I am reading Nielsen and Chuang's "Quantum Computation and Quantum Information". One important concept about algorithms is how the number of operations scales with the length of the input. I realized I might not be getting what they actually mean by this in Exercise 5.17:

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Part (1) is OK. In part (2) I think there is a typo. According to the answer to this question, it should read "$y=\log_2 N$" rather than just "$\log_2 N$". Then, what I understand the algorithm is doing in that step is computing $x=\log_2N/b$ for each $b \leq L$. These are $O(L)$ operations rather than $O(L^2)$ as it claims. Where are the other $O(L)$ operations?

I have thought perhaps these numbers don't agree because you have to take into account the number of operations required for elementary mathematical operations (see e.g. here), and computing $2^x$ takes more than one operation. But if I take into account the complexity of $2^x$, then I should also take into account the complexity of division in $x = \log_2 N/b$. Moreover, I don't think they are referring to this, because I have read all the chapters until here and I don't remember that they have explained this.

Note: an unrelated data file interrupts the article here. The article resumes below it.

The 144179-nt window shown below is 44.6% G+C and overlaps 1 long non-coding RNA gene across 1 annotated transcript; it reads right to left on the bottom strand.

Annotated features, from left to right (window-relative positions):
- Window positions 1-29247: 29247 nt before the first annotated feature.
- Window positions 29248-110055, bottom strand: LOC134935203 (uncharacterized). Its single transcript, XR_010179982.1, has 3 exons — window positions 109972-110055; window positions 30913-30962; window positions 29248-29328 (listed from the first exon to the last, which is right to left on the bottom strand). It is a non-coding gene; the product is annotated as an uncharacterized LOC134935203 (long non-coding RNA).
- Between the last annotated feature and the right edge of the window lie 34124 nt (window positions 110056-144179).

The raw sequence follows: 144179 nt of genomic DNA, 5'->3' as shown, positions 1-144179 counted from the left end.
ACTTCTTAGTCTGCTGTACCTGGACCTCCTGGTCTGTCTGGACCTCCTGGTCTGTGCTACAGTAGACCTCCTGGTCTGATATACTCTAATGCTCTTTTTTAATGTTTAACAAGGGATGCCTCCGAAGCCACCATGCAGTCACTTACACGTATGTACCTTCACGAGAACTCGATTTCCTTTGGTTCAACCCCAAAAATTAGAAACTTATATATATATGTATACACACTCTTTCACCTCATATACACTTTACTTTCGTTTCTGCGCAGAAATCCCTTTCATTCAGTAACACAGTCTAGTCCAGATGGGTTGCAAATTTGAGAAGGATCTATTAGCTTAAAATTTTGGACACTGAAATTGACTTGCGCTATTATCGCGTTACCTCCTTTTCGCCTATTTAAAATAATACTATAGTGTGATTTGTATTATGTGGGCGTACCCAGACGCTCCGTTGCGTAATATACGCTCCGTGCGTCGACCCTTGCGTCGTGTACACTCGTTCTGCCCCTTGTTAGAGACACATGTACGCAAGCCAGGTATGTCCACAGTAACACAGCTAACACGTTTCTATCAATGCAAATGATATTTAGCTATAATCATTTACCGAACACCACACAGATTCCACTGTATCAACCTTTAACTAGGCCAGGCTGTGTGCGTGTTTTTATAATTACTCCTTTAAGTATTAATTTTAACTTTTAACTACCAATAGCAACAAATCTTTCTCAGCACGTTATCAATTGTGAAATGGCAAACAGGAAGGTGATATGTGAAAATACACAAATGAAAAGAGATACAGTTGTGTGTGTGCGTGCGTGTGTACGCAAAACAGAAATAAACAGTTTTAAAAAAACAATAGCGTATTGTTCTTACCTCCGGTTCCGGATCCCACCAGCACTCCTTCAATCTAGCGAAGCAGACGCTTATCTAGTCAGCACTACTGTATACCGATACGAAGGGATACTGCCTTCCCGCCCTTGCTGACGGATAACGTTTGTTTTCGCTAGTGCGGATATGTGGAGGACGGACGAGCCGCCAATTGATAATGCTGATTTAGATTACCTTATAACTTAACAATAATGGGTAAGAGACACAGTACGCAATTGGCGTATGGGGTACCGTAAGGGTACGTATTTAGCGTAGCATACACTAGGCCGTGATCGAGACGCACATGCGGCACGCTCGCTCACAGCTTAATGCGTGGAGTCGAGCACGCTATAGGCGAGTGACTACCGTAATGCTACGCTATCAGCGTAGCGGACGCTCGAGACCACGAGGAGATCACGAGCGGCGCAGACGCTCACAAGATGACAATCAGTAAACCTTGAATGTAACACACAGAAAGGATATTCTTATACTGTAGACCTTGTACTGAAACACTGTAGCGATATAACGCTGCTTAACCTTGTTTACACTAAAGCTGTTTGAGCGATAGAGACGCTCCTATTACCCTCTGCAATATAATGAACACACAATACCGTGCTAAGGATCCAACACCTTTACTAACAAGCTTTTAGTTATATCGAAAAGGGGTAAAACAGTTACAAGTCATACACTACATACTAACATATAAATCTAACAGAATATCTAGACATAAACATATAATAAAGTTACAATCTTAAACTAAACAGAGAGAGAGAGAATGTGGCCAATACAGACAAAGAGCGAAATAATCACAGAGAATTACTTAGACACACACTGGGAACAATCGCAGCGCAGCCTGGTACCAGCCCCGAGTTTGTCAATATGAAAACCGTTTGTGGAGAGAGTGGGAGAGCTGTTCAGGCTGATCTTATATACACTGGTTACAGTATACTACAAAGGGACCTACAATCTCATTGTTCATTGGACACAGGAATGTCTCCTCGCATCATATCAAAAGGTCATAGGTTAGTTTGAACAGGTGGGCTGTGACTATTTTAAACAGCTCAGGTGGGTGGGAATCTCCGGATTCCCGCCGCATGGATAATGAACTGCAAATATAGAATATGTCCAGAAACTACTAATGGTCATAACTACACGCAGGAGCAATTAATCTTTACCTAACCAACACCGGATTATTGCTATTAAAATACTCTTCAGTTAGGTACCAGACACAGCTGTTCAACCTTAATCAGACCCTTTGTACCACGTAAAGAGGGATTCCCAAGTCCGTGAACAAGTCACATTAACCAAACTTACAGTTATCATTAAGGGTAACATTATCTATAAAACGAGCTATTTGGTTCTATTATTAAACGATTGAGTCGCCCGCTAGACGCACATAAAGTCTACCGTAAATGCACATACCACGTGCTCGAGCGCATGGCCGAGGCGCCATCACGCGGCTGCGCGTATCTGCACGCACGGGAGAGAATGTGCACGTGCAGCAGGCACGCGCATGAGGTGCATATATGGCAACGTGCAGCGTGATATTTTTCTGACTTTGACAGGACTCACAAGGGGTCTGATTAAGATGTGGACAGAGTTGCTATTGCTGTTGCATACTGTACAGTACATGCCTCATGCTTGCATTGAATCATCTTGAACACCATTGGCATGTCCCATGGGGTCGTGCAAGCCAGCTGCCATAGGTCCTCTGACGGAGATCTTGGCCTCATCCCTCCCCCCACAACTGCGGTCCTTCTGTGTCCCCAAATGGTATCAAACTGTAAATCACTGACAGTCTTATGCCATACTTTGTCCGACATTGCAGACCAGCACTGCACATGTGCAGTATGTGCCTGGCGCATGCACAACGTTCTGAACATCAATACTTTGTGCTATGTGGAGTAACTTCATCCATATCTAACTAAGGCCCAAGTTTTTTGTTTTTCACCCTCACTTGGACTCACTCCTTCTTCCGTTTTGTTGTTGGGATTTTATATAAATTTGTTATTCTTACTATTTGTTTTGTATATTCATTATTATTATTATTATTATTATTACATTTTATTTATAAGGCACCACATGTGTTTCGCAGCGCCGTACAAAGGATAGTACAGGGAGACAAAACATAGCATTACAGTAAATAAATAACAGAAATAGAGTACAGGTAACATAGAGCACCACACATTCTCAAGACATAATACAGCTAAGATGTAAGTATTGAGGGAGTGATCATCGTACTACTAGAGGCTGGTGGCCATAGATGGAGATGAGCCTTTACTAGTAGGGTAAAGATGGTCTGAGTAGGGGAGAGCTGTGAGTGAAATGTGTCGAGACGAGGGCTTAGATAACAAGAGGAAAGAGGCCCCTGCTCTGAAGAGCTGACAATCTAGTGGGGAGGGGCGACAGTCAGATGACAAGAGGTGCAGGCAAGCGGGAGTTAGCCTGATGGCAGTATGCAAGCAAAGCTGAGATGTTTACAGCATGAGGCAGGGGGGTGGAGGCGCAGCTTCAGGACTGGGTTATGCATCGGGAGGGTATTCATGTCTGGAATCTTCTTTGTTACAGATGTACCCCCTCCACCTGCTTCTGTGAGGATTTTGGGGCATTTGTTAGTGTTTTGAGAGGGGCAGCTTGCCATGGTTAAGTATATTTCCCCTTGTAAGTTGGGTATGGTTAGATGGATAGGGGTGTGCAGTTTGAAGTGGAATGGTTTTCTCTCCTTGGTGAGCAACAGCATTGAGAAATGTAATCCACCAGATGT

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    $\begingroup$ The complexity class O(L^2) includes O(L) as a subset. If you're using L operations, that's still in O(L^2) it just also happens to be in O(L). $\endgroup$ Commented Apr 3, 2020 at 18:31
  • $\begingroup$ @CraigGidney yes, of course, but do you think that's what they mean by "at most $O(L^2)$ operations"? Why would they write $O(L^2)$ when you can write $O(L)$? $\endgroup$
    – MBolin
    Commented Apr 3, 2020 at 18:35
  • $\begingroup$ In order to make the exercise easier. $\endgroup$ Commented Apr 3, 2020 at 22:59


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